The Weekly Suffering
From the Okie Traditionalist, the inspired and all too true words of a mother.
You describe our situation exactly. We would be the traditionalist sitting in the back row of the Novus Ordo, cringing as we try not to notice the gum chewer to our left, the short skirt and low-cut blouse to the right . . . here comes the part where everyone holds and lifts hands, another Protestant infiltration, Our Sacred Lord placed in dirty hands and flopped in the mouth . . . Even the hymns are not reverent; “They will know we are Christians by our love” was written by an ex-priest (Peter Scholtes). One gets weary having to sing Protestant hymns every Sunday. Coming out of mass, I feel saddened and worn out. So much disrespect for the Eucharist. How does one block every bit of it out? It is difficult and with 4 children in tow, everything matters so much more…..The Oklahoma parish we currently attend is VERY tiny. We are the only family with younger children there. I had a conversation with one of the older parishioners (she is in her late 60’s). She seemed angry when I mentioned my love of the Latin mass. Her comment was how horrible it was, how she was just a “spectator” and didn’t get to be “involved”. I pondered her comment for a good long while.This, indeed, is the root of the whole problem. The mass, that was once solely “about” Christ, is now about US or ME. I’m bored, I want to be a part of it too, I want to pass communion out too, I want to do this and that, etc. It’s all me, me, me. And there you have it: altar girls, lay ministers, musicians with guitars only a few feet from the altar, which family gets to carry up the gifts this Sunday . . . and the list goes on and on. And then, somewhere in all of this distraction, is our Precious Lord.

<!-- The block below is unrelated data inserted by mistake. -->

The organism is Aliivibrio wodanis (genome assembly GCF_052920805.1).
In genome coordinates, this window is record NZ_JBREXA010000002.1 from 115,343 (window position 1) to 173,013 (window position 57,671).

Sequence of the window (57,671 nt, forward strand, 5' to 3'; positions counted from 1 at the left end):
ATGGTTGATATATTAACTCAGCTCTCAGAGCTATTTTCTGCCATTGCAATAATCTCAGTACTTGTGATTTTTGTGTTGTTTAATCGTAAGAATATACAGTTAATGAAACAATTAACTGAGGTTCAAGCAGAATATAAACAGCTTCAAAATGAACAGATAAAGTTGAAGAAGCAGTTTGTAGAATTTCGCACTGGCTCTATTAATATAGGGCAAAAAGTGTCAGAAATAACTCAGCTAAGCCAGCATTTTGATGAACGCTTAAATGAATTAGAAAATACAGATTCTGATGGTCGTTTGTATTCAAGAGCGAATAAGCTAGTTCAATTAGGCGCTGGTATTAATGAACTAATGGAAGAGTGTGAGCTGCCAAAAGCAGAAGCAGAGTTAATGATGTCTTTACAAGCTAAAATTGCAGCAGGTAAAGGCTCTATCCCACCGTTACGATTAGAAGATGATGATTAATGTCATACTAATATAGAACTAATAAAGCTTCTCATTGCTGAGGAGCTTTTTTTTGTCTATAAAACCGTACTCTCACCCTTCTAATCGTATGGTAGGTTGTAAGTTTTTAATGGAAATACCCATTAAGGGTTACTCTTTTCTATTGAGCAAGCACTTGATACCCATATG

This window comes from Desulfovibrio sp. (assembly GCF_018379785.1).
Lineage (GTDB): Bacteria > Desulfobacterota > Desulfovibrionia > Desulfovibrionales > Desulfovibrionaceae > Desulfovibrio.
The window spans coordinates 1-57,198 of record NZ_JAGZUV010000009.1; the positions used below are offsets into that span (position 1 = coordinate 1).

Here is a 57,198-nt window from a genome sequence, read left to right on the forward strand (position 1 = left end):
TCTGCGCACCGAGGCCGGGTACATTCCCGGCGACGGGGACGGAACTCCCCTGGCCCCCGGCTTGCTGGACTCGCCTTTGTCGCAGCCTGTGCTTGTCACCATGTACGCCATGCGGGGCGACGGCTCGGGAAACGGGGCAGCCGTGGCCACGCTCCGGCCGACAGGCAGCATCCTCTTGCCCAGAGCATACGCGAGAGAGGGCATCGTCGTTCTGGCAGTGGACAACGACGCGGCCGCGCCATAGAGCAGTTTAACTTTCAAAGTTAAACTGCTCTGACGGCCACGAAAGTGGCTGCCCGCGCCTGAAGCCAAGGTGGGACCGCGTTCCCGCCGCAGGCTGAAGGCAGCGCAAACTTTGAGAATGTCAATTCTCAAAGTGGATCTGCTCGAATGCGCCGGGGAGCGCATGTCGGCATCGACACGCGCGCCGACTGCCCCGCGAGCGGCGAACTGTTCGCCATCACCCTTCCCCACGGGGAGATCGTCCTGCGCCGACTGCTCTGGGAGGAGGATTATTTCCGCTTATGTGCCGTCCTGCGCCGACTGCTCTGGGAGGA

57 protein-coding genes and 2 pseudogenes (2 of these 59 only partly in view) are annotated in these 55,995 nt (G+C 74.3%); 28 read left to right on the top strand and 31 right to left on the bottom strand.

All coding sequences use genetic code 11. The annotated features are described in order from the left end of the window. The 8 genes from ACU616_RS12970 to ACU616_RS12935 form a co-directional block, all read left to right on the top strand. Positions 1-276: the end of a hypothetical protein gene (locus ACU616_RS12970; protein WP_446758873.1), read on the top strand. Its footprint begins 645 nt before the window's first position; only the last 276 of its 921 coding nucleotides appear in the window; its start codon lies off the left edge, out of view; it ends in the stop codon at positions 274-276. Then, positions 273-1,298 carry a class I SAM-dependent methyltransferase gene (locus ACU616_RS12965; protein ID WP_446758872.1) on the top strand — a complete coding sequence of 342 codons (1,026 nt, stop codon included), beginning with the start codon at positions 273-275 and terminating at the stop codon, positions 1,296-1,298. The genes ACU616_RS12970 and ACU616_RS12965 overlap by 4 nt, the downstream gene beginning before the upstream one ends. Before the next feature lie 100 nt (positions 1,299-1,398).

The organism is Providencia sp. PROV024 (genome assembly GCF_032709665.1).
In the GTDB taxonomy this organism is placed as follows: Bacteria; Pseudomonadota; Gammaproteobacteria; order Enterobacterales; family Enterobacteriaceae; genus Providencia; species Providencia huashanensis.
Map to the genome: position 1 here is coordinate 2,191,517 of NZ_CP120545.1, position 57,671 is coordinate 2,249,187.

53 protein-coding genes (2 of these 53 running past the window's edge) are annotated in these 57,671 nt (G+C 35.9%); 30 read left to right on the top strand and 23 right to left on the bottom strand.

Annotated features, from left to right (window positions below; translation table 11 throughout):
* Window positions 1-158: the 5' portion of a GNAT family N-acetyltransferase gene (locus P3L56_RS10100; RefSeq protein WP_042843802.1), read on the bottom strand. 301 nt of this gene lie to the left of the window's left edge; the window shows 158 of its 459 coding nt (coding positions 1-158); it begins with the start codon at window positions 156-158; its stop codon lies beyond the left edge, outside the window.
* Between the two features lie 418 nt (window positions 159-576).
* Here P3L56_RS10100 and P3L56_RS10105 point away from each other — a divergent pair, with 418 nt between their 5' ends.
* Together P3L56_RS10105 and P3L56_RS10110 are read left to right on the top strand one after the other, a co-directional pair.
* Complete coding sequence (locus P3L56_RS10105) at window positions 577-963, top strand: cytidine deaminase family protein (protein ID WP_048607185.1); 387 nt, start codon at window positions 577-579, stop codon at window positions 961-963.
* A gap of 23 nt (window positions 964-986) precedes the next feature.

We are all suffering. I hold on to what Christ said, “…the gates of hell will not prevail against His Church.” And so, I wait . . . patiently at times, and not so patiently at other times. And once in a while, we get to attend a Traditional Latin Mass . . . the mass that my generation was robbed of..
It is not so extreme where I live now, but I can fully relate to this mother’s thoughts.
The lack of reverence, the “casual” side of everything, the sudden awakening for the “peaace beeee with youuu” moment, the chattering before, during and after, the stupid applauses, the people (mostly: women) busying in the sanctuary before mass, paying attention everybody sees them; the saltless (when we are lucky) homilies; the endless disturbances; the perception, in fact, that there should be no difference between a church and a kindergarten; the priest planted at the door after mass, eager to let you know how important a part of the show you are.
Meanwhile, Christ is in a corner; often physically so, as the tabernacle is not even on the main altar. Not even a place to kneel in front of the Blessed Virgin. Miniature Ways of the Cross. Holy Water fonts also in Lilliput size, and hidden from you as much as possible.
No one seems to care. Aren’t we a “vibrant” community, though…
At times I think I can’t stand it anymore. But it is – as long as there are no reasonably practicable better alternatives – a part of my burden in this life. I must stand it, and I must offer my suffering to Christ. One day, by God’s grace, sanity will be restored also through the prayers of those who suffered in silence but chose to stay with Christ and do what he ordered; and be it in a church that offends Him.
P.s. This is only a short intermission in the full-time coverage of the by far most important event on the planet, particularly for Catholics, in these days. My blog time will keep being completely dedicated to it in the next days.